Results tagged ‘ Javy Lopez ’
By Samantha Carr
In March 2008, I was finishing up my Master’s Degree and found out that my baseball hero, Javy Lopez, was attempting to make a comeback with the Atlanta Braves, my favorite team. More importantly, Lopez would appear in Spring Training.
When I told my mom the news, she simply said, “We have to go!”
I had never seen Lopez play in person, although I had been to a Braves game and Spring Training before. I either caught the team on his rest day or after he had left as a free agent. So I had to settle for watching him take BP and getting a wave before the game.
We left the winter of upstate New York for the sunny ballfields of Florida, scheduled to watch 5 games in 7 days. For a kid who grew up playing softball in New York, there is something about seeing the dirt and grass for the first time that makes you feel good. Baseball season is here.
At our first game at Champion Stadium at the ESPN Wide World of Sports Complex, Hall of Fame legend Phil Niekro brought the lineup card to the umpire at home plate for the Braves.
Standing in awe as the knuckleballer waved to the crowd, little did I know that a short time later I would consider Niekro one of our guys at the Hall of Fame – someone who I would meet and get to know in Cooperstown.
My parents and I spent the week enjoying the sunshine and catching ballgames each day. We’d keep score, eat hot dogs and argue over who was going to be better this year, the Braves or my parents’ favorite team, the Yankees.
In the first at-bat I would ever see Lopez take, he homered over the left field fence. As I jumped up and cheered, my parents and I both figured it was for me. I had patiently waited to watch him all these years.
Although Lopez retired before completing Spring Training and ended his comeback bid, I could now say I saw him play. As we headed back to the winter-like north, I couldn’t help but think that most 22-year olds can think of a better way to spend a spring break than a week in Florida with their parents. But not me. It was the trip of a lifetime with memories I will keep forever of both my baseball hero and sharing the game with the two people who taught me to love it.
What could be better than that?
Samantha Carr is the manager of web and digital media at the National Baseball Hall of Fame and Museum.
By Samantha Carr
Bobby Cox has set the date for his retirement. If he remains on schedule, it will likely mean a date in Cooperstown as well.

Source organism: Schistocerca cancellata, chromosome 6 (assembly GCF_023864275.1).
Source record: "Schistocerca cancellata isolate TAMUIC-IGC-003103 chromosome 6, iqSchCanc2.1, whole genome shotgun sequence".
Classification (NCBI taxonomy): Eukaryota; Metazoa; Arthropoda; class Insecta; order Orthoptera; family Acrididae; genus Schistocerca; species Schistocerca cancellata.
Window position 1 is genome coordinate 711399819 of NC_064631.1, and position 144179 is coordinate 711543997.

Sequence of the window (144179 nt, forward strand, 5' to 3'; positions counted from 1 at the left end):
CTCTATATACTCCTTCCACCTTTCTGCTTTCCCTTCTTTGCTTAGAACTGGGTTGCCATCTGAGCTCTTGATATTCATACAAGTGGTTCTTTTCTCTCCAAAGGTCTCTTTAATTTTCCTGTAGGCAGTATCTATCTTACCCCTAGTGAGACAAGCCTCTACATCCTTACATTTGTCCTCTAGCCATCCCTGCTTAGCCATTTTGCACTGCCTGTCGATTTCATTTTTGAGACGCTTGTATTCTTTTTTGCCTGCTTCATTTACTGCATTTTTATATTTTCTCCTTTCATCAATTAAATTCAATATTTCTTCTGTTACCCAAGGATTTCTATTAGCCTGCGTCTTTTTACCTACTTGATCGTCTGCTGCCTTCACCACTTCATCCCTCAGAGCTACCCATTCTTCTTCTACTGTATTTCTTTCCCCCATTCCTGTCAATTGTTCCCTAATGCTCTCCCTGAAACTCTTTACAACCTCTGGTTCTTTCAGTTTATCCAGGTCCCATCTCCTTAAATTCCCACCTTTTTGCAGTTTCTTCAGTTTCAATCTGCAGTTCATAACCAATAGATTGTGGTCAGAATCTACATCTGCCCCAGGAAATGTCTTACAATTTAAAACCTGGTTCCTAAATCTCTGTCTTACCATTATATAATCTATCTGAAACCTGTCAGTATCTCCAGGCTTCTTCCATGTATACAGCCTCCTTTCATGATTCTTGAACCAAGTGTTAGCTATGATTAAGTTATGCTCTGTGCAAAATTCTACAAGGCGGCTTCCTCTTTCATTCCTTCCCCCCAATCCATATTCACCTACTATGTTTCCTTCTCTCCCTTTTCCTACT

After years of speculation, the Braves skipper has announced that 2010 will be his final year as a manager. He will continue to serve the organization as a consultant beyond next season.
“I’m thrilled and happy to be coming back next year,” Cox told MLB.com. “The retirement, it’s time in my life that I do that.”
Cox ranks fourth all-time on baseball’s all-time managerial wins list with 2,409. He trails only Hall of Famers Connie Mack and John McGraw, and Tony La Russa, who is not yet eligible for the Hall of Fame.
“Bobby loves the game. It’s in his blood,” La Russa said. “He always had his team ready to play.”
If he follows through on his retirement, Cox will be eligible for Hall of Fame Veterans Committee consideration in time for the Class of 2012. Among first-time eligible players up for the Baseball Writers’ Association of America election in 2012 are former Yankees center fielder Bernie Williams and long-time Braves catcher Javy Lopez.
Next year will mark Cox’s 25th year as the Braves manager, his 29th overall. Cox began his managerial career in Atlanta from 1978-1981 and then managed for four years in Toronto from 1982-1985. After a stint as general manager, Cox became the Braves skipper again in 1991.
The 68-year-old manager led the Braves to 14 straight postseason appearances (1991-2005) and a World Series crown in 1995. He has a .556 winning percentage and five NL pennants to his credit.
And he shows his passion on the diamond. Cox has been ejected from a ballgame a record 150 times.
“He’s one of the greatest – not only managers, but people,” Los Angeles Dodgers manager Joe Torre said. “He’s a Hall of Famer.”
Samantha Carr is the media relations coordinator at the National Baseball Hall of Fame and Museum.